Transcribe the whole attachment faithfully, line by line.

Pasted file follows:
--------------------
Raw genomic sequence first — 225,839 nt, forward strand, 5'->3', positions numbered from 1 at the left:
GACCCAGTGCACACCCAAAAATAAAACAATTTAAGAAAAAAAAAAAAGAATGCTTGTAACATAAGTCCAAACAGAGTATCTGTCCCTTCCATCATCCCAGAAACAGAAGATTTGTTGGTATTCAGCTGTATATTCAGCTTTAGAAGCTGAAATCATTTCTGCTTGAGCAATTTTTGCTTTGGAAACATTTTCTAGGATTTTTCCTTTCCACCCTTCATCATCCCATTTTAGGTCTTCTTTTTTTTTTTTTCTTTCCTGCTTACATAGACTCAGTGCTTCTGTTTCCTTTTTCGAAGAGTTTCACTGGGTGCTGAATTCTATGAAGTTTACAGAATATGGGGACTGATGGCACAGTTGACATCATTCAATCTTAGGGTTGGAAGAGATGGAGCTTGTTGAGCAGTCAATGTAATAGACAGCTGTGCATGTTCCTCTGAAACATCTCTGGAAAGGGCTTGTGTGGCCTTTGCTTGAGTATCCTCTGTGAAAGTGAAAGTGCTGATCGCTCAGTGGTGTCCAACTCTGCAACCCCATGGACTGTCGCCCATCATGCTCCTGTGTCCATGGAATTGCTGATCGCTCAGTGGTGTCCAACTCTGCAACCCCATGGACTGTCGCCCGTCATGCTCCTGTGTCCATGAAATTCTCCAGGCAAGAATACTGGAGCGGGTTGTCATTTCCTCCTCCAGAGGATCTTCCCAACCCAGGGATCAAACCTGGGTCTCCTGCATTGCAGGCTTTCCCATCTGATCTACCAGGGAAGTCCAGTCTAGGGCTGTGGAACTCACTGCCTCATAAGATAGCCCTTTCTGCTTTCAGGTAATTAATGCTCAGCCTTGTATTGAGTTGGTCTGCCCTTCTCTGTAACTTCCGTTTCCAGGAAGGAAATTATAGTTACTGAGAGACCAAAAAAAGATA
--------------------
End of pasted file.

Raw genomic sequence first — 225,839 nt, forward strand, 5'->3', positions numbered from 1 at the left:
GACCCAGTGCACACCCAAAAATAAAACAATTTAAGAAAAAAAAAAAAGAATGCTTGTAACATAAGTCCAAACAGAGTATCTGTCCCTTCCATCATCCCAGAAACAGAAGATTTGTTGGTATTCAGCTGTATATTCAGCTTTAGAAGCTGAAATCATTTCTGCTTGAGCAATTTTTGCTTTGGAAACATTTTCTAGGATTTTTCCTTTCCACCCTTCATCATCCCATTTTAGGTCTTCTTTTTTTTTTTTTCTTTCCTGCTTACATAGACTCAGTGCTTCTGTTTCCTTTTTCGAAGAGTTTCACTGGGTGCTGAATTCTATGAAGTTTACAGAATATGGGGACTGATGGCACAGTTGACATCATTCAATCTTAGGGTTGGAAGAGATGGAGCTTGTTGAGCAGTCAATGTAATAGACAGCTGTGCATGTTCCTCTGAAACATCTCTGGAAAGGGCTTGTGTGGCCTTTGCTTGAGTATCCTCTGTGAAAGTGAAAGTGCTGATCGCTCAGTGGTGTCCAACTCTGCAACCCCATGGACTGTCGCCCATCATGCTCCTGTGTCCATGGAATTGCTGATCGCTCAGTGGTGTCCAACTCTGCAACCCCATGGACTGTCGCCCGTCATGCTCCTGTGTCCATGAAATTCTCCAGGCAAGAATACTGGAGCGGGTTGTCATTTCCTCCTCCAGAGGATCTTCCCAACCCAGGGATCAAACCTGGGTCTCCTGCATTGCAGGCTTTCCCATCTGATCTACCAGGGAAGTCCAGTCTAGGGCTGTGGAACTCACTGCCTCATAAGATAGCCCTTTCTGCTTTCAGGTAATTAATGCTCAGCCTTGTATTGAGTTGGTCTGCCCTTCTCTGTAACTTCCGTTTCCAGGAAGGAAATTATAGTTACTGAGAGACCAAAAAAAGATA